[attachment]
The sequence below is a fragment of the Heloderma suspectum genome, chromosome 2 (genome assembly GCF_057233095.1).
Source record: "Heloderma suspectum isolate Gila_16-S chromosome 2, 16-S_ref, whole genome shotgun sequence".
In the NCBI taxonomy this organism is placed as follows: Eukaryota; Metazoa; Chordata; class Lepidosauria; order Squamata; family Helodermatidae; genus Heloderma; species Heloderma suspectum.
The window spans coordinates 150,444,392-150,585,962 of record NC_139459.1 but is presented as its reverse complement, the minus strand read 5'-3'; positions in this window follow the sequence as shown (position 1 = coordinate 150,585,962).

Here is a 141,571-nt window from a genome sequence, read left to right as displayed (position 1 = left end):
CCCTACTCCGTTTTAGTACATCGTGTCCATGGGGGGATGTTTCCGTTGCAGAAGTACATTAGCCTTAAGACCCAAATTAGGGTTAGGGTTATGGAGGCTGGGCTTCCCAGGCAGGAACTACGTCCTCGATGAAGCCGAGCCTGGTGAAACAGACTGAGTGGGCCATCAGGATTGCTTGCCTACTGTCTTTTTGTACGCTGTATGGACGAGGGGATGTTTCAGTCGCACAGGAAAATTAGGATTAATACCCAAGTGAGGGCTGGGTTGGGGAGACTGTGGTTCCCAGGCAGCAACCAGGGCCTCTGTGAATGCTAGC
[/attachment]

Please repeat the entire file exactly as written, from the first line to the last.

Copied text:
The sequence below is a fragment of the Heloderma suspectum genome, chromosome 2 (genome assembly GCF_057233095.1).
Source record: "Heloderma suspectum isolate Gila_16-S chromosome 2, 16-S_ref, whole genome shotgun sequence".
In the NCBI taxonomy this organism is placed as follows: Eukaryota; Metazoa; Chordata; class Lepidosauria; order Squamata; family Helodermatidae; genus Heloderma; species Heloderma suspectum.
The window spans coordinates 150,444,392-150,585,962 of record NC_139459.1 but is presented as its reverse complement, the minus strand read 5'-3'; positions in this window follow the sequence as shown (position 1 = coordinate 150,585,962).

Here is a 141,571-nt window from a genome sequence, read left to right as displayed (position 1 = left end):
CCCTACTCCGTTTTAGTACATCGTGTCCATGGGGGGATGTTTCCGTTGCAGAAGTACATTAGCCTTAAGACCCAAATTAGGGTTAGGGTTATGGAGGCTGGGCTTCCCAGGCAGGAACTACGTCCTCGATGAAGCCGAGCCTGGTGAAACAGACTGAGTGGGCCATCAGGATTGCTTGCCTACTGTCTTTTTGTACGCTGTATGGACGAGGGGATGTTTCAGTCGCACAGGAAAATTAGGATTAATACCCAAGTGAGGGCTGGGTTGGGGAGACTGTGGTTCCCAGGCAGCAACCAGGGCCTCTGTGAATGCTAGC